1. window.eval, what I tried to begin with
  2. window.eval, but with a with() clause around it.  Some people report better luck this way.
  3. window.execScript, a variant of window.eval
  4. window.setTimeout
  5. adding a script tag to the document

What I did in each case was try to use the technique to define a function foo() at the global scope, and then try to call it.  I tested these browsers, which I happen to have handy:
  1. Safari/Mac 3.1.1
  2. Firefox/Mac 3.0.6
  3. Firefox/Linux
  4. Firefox/Windows 3.0.3
  5. IE 6.0.2900.xpsp_sp3_gdr.080814-1236 updated to SP3
  6. Chrome

Here are the browsers where each technique works.  I lump together the Firefoxes because they turn out to behave the same on all platforms:
  1. window.eval: FF
  2. window.eval with with: FF
  3. window.execScript: IE, Chrome
  4. window.setTimeout: Chrome, FF, Safari
  5. script tag: IE, Chrome, FF, Safari


  1. The window.execScript function is available on IE and Chrome, and when present it does the right thing.
  2. The window.eval function only works as desired on Firefox.
  3. Adding a with(window) around the window.eval does make a difference, but I couldn't get it to do precisely what is needed for GWT.  In particular, GWT does not have a bunch of "var func1,func2, func3" declarations up front, but such vars are assumed in some of the other web pages I read.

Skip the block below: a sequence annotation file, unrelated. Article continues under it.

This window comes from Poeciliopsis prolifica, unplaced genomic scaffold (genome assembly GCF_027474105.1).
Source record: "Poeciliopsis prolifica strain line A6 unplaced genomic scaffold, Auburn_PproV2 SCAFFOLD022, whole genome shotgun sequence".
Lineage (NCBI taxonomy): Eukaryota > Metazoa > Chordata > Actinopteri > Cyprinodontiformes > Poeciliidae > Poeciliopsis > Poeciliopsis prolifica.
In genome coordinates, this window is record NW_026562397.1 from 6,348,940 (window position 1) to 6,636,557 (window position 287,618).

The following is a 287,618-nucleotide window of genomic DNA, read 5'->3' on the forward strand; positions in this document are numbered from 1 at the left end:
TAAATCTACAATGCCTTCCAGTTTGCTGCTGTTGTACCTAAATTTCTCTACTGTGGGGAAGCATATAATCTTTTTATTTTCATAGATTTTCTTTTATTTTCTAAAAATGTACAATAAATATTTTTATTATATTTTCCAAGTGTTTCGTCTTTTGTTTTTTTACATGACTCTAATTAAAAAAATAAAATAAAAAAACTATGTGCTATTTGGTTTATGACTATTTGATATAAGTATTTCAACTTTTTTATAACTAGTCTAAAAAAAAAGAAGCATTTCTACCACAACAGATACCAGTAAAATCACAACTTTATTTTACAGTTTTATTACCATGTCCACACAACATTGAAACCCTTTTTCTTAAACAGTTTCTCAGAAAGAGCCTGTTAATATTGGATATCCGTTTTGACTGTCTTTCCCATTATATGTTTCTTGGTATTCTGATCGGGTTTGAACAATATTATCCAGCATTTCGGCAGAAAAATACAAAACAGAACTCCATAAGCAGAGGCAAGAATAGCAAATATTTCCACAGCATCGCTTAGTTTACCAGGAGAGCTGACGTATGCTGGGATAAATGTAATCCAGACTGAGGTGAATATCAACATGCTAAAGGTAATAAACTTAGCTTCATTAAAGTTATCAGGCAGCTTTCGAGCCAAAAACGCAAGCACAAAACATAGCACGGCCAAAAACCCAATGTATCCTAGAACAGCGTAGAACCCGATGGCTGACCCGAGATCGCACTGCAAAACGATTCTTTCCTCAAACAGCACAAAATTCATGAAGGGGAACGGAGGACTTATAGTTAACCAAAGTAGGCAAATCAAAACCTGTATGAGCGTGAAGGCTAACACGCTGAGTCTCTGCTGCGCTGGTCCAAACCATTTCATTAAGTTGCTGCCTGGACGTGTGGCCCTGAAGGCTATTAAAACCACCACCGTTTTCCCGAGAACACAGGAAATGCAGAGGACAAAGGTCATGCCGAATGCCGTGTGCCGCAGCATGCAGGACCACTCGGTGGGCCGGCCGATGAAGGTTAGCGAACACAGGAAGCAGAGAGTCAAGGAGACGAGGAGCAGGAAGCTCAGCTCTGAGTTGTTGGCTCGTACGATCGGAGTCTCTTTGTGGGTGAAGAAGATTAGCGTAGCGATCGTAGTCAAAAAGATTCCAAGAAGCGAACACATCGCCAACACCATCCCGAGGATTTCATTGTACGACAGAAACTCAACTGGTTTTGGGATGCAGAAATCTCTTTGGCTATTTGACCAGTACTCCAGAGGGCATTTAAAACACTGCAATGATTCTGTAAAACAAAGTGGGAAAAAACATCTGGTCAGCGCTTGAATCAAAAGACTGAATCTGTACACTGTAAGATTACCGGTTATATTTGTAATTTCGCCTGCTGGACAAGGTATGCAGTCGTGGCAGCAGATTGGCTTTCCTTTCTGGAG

4. I could not find a synchronous solution for Safari.  Instead, setTimeout and script tags work, but they won't load the code until a few milliseconds have gone by.
  5. Script tags work on all browsers.
  6. Surprisingly, I couldn't get setTimeout to work on IE.  From some web browsing, it looks like the setTimeout callback might run in the wrong scope, but I didn't investigate far.  On IE, execScript is a better solution for the present problem.
Based on these, the following chunk of code is one portable way to install code on any of the major browsers.  It uses execScript if it's available, and otherwise it adds a script tag.
if (window.execScript) {
} else {
  var tag = document.createElement("script")
  tag.type = "text/javascript"
  tag.text = script

The Code
Here is the code for the above examples, for anyone who wants to know the details and/or to try it for themselves.

The wrapper script is as follows:
function installFoo() {
  var script = "function foo() { alert('hi') }"
  // varying part

For the versions that install the code asynchronously (setTimeout or script tags), I changed the line to be:
window.setTimeout(function() { }, 100)

The "varying part" is as follows for each way to load the code.  Note that some of them include a gratuitous reassignment of window to $w; that's how I first ran the test and I don't want to go back and redo all of those.

// window.eval

// window.execScript

// window.eval with a with
var $w = window
with($w) { $w.eval(script) }

// setTimeout
window.setTimeout(script, 0)

// script tag
var tag = document.createElement("script")
tag.type = "text/javascript"
tag.text = script